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date: 24 November 2017

The Past 

  1. Even a god cannot change the past.
     
    literally, ‘The one thing which even God cannot do is to make undone what has been done’
    Agathon b. c.445 bc Greek tragic poet: Aristotle Nicomachaean Ethics bk. 6
  2. In every age ‘the good old days’ were a myth. No one ever thought they were good at the time. For every age has consisted of crises that seemed intolerable to the people who lived through them.
    Brooks Atkinson 1894–1984 American journalist and critic: Once Around the Sun (1951)
  3. Think only of the past as its remembrance gives you pleasure.
    Jane Austen 1775–1817 English novelist: Pride and Prejudice (1813) ch. 58
  4. Stands the Church clock at ten to three?
    And is there honey still for tea?
     
    Rupert Brooke 1887–1915 English poet: ‘The Old Vicarage, Grantchester’ (1915)
  5. For my part, I consider that it will be found much better by all Parties to leave the past to history, especially as I propose to write that history myself.
    Winston Churchill 1874–1965 British Conservative statesman, Prime Minister 1940–5, 1951–5: speech in the House of Commons, 23 January 1948
  6. We cannot reform our forefathers.
    George Eliot 1819–80 English novelist: Adam Bede (1859) ch. 53
  7. The past is never dead. It's not even past.
    William Faulkner 1897–1962 American novelist: Requiem for a Nun (1951) act 1
  8. The moving finger writes; and, having writ,
    Moves on: nor all thy piety nor wit
    Shall lure it back to cancel half a line,
    Nor all thy tears wash out a word of it.
     
    Edward Fitzgerald 1809–83 English scholar and poet: The Rubáiyát of Omar Khayyám (1859) st. 51; ‘all your tears’ in 4th ed. (1879) st. 71
  9. It is not the literal past, the ‘facts’ of history, that shape us, but images of the past embodied in language…we must never cease renewing those images; because once we do, we fossilize.
    Brian Friel 1929–2015 Irish dramatist: Translations (1980)
  10. The past is a foreign country: they do things differently there.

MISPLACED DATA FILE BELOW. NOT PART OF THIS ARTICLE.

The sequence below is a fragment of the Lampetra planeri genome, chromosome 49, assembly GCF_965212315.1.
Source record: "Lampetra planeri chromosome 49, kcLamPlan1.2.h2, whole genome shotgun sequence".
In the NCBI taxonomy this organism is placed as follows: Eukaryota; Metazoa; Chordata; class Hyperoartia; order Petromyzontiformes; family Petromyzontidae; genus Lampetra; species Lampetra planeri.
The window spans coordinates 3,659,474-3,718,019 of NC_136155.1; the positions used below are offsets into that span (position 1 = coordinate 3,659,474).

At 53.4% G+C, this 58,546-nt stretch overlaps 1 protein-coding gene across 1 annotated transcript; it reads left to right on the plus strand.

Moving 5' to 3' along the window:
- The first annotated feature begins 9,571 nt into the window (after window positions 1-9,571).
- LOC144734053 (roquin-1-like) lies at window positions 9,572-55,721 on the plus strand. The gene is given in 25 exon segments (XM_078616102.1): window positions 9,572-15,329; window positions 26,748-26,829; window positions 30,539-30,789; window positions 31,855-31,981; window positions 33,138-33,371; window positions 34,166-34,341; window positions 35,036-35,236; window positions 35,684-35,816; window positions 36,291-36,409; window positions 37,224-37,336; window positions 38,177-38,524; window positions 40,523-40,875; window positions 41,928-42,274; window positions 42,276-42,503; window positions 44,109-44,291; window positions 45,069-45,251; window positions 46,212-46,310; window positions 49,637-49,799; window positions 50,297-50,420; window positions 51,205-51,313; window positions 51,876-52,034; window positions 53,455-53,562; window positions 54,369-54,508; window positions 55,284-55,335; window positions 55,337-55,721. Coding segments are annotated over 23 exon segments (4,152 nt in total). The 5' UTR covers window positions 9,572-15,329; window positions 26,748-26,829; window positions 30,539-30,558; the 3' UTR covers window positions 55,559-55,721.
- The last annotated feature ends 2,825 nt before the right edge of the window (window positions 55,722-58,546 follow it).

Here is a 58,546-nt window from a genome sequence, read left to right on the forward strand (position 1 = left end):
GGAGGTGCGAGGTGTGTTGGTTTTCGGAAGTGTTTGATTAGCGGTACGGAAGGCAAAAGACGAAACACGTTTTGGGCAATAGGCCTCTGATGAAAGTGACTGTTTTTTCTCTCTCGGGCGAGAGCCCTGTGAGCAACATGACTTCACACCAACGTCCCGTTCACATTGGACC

L. P. Hartley 1895–1972 English novelist: The Go-Between (1953) prologue; see Morley
  11. By despising all that has preceded us, we teach others to despise ourselves.
    William Hazlitt 1778–1830 English essayist: ‘On Reading New Books’ in Monthly Magazine 1827
  12. Into my heart an air that kills
    From yon far country blows:
    What are those blue remembered hills,
    What spires, what farms are those?
     
    That is the land of lost content,
    I see it shining plain,
    The happy highways where I went
    And cannot come again.
     
    A. E. Housman 1859–1936 English poet: A Shropshire Lad (1896) no. 40
  13. O God! Put back Thy universe and give me yesterday.
    Henry Arthur Jones 1851–1929 and Henry Herman 1832–94: The Silver King (1907) act 2, sc. 4
  14. Yesterday, all my troubles seemed so far away,
    Now it looks as though they're here to stay.
    Oh I believe in yesterday.
     
    John Lennon 1940–80 and Paul McCartney 1942– : ‘Yesterday’ (1965 song)
  15. Think of it, soldiers; from the summit of these pyramids, forty centuries look down upon you.
    before the Battle of the Pyramids
    Napoleon I 1769–1821 French monarch, emperor 1804–15: speech to the Army of Egypt on 21 July 1798
  16. Things ain't what they used to be.
    Ted Persons: title of song (1941)
  17. The glory that was Greece
    And the grandeur that was Rome.
     
    Edgar Allan Poe 1809–49 American writer: ‘To Helen’ (1831)
  18. I tell you the past is a bucket of ashes.
     
    Carl Sandburg 1878–1967 American poet: ‘Prairie’ (1918)
  19. Those who cannot remember the past are condemned to repeat it.
    George Santayana 1863–1952 Spanish-born philosopher and critic: The Life of Reason (1905) vol. 1, ch. 12
  20. O! call back yesterday, bid time return.
     
    William Shakespeare 1564–1616 English dramatist: Richard II (1595) act 3, sc. 2, l. 69 (Oxford Standard Authors ed.)
  21. People who are always praising the past
    And especially the times of faith as best
    Ought to go and live in the Middle Ages
    And be burnt at the stake as witches and sages.
     
    Stevie Smith 1902–71 English poet and novelist: ‘The Past’ (1957)
  22. The present enables us to understand the past, not the other way round.
    A. J. P. Taylor 1906–90 British historian: The Troublemakers: Dissent over British Foreign Policy, 1792–1939 (1957)
  23. The past is the only dead thing that smells sweet.
     
    Edward Thomas 1878–1917 English poet: ‘Early one morning in May I set out’ (1917)
  24. Mais où sont les neiges d'antan?
    But where are the snows of yesteryear?
    François Villon c.1431– after 63 French poet: Le Grand Testament (1461) ‘Ballade des dames du temps jadis’ (tr. D. G. Rossetti)
  25. Hindsight is always twenty-twenty.
    Billy Wilder 1906–2002 American screenwriter and director: J. R. Columbo Wit and Wisdom of the Moviemakers (1979) ch. 7

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